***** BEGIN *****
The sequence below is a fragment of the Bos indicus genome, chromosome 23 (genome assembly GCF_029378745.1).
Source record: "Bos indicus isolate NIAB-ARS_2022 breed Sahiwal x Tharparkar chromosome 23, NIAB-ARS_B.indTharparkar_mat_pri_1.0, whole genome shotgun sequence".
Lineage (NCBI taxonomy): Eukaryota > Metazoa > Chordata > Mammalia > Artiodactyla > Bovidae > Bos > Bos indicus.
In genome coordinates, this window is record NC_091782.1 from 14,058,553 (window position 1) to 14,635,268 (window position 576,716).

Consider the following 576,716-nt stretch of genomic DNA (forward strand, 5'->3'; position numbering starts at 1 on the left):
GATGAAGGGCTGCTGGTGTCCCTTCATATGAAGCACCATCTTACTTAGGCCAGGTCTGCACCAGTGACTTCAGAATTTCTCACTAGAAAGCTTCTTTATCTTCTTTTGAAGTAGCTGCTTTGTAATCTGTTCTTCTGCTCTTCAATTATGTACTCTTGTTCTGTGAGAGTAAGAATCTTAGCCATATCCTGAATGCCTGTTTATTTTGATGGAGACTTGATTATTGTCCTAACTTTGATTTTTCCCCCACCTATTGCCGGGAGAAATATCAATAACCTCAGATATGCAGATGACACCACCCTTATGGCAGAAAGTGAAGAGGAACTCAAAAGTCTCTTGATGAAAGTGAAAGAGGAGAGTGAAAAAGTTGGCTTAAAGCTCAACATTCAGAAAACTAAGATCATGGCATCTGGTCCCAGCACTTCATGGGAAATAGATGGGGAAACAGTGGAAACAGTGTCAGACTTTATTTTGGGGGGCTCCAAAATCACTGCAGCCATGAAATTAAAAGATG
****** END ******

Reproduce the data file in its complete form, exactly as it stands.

The sequence below is a fragment of the Bos indicus genome, chromosome 23 (genome assembly GCF_029378745.1).
Source record: "Bos indicus isolate NIAB-ARS_2022 breed Sahiwal x Tharparkar chromosome 23, NIAB-ARS_B.indTharparkar_mat_pri_1.0, whole genome shotgun sequence".
Lineage (NCBI taxonomy): Eukaryota > Metazoa > Chordata > Mammalia > Artiodactyla > Bovidae > Bos > Bos indicus.
In genome coordinates, this window is record NC_091782.1 from 14,058,553 (window position 1) to 14,635,268 (window position 576,716).

Consider the following 576,716-nt stretch of genomic DNA (forward strand, 5'->3'; position numbering starts at 1 on the left):
GATGAAGGGCTGCTGGTGTCCCTTCATATGAAGCACCATCTTACTTAGGCCAGGTCTGCACCAGTGACTTCAGAATTTCTCACTAGAAAGCTTCTTTATCTTCTTTTGAAGTAGCTGCTTTGTAATCTGTTCTTCTGCTCTTCAATTATGTACTCTTGTTCTGTGAGAGTAAGAATCTTAGCCATATCCTGAATGCCTGTTTATTTTGATGGAGACTTGATTATTGTCCTAACTTTGATTTTTCCCCCACCTATTGCCGGGAGAAATATCAATAACCTCAGATATGCAGATGACACCACCCTTATGGCAGAAAGTGAAGAGGAACTCAAAAGTCTCTTGATGAAAGTGAAAGAGGAGAGTGAAAAAGTTGGCTTAAAGCTCAACATTCAGAAAACTAAGATCATGGCATCTGGTCCCAGCACTTCATGGGAAATAGATGGGGAAACAGTGGAAACAGTGTCAGACTTTATTTTGGGGGGCTCCAAAATCACTGCAGCCATGAAATTAAAAGATG